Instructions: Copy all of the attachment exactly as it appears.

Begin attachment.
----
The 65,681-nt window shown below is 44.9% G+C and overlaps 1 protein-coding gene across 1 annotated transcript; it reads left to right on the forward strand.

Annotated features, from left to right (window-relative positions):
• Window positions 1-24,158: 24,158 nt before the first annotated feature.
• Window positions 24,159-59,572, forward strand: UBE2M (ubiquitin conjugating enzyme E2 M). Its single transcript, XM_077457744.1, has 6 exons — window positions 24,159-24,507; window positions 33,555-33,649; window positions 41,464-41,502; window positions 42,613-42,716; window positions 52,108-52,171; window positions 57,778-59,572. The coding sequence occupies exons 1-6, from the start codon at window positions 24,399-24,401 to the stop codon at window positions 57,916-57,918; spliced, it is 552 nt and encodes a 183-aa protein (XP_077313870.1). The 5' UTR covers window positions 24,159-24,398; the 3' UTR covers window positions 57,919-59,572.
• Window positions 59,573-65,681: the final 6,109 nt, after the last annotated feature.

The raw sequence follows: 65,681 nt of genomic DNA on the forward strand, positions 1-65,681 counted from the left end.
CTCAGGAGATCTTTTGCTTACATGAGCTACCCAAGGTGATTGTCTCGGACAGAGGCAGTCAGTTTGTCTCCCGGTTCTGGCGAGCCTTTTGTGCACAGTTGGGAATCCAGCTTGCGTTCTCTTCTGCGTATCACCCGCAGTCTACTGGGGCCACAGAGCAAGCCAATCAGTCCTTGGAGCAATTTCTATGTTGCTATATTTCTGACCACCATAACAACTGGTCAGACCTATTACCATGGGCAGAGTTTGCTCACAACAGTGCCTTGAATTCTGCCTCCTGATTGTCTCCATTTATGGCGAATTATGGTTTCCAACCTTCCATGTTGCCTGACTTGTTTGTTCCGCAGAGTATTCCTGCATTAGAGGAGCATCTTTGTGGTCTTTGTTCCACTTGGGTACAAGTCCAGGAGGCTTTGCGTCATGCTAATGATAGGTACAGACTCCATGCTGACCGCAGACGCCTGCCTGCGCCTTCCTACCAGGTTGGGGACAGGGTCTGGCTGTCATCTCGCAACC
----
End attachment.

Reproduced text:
The 65,681-nt window shown below is 44.9% G+C and overlaps 1 protein-coding gene across 1 annotated transcript; it reads left to right on the forward strand.

Annotated features, from left to right (window-relative positions):
• Window positions 1-24,158: 24,158 nt before the first annotated feature.
• Window positions 24,159-59,572, forward strand: UBE2M (ubiquitin conjugating enzyme E2 M). Its single transcript, XM_077457744.1, has 6 exons — window positions 24,159-24,507; window positions 33,555-33,649; window positions 41,464-41,502; window positions 42,613-42,716; window positions 52,108-52,171; window positions 57,778-59,572. The coding sequence occupies exons 1-6, from the start codon at window positions 24,399-24,401 to the stop codon at window positions 57,916-57,918; spliced, it is 552 nt and encodes a 183-aa protein (XP_077313870.1). The 5' UTR covers window positions 24,159-24,398; the 3' UTR covers window positions 57,919-59,572.
• Window positions 59,573-65,681: the final 6,109 nt, after the last annotated feature.

The raw sequence follows: 65,681 nt of genomic DNA on the forward strand, positions 1-65,681 counted from the left end.
CTCAGGAGATCTTTTGCTTACATGAGCTACCCAAGGTGATTGTCTCGGACAGAGGCAGTCAGTTTGTCTCCCGGTTCTGGCGAGCCTTTTGTGCACAGTTGGGAATCCAGCTTGCGTTCTCTTCTGCGTATCACCCGCAGTCTACTGGGGCCACAGAGCAAGCCAATCAGTCCTTGGAGCAATTTCTATGTTGCTATATTTCTGACCACCATAACAACTGGTCAGACCTATTACCATGGGCAGAGTTTGCTCACAACAGTGCCTTGAATTCTGCCTCCTGATTGTCTCCATTTATGGCGAATTATGGTTTCCAACCTTCCATGTTGCCTGACTTGTTTGTTCCGCAGAGTATTCCTGCATTAGAGGAGCATCTTTGTGGTCTTTGTTCCACTTGGGTACAAGTCCAGGAGGCTTTGCGTCATGCTAATGATAGGTACAGACTCCATGCTGACCGCAGACGCCTGCCTGCGCCTTCCTACCAGGTTGGGGACAGGGTCTGGCTGTCATCTCGCAACC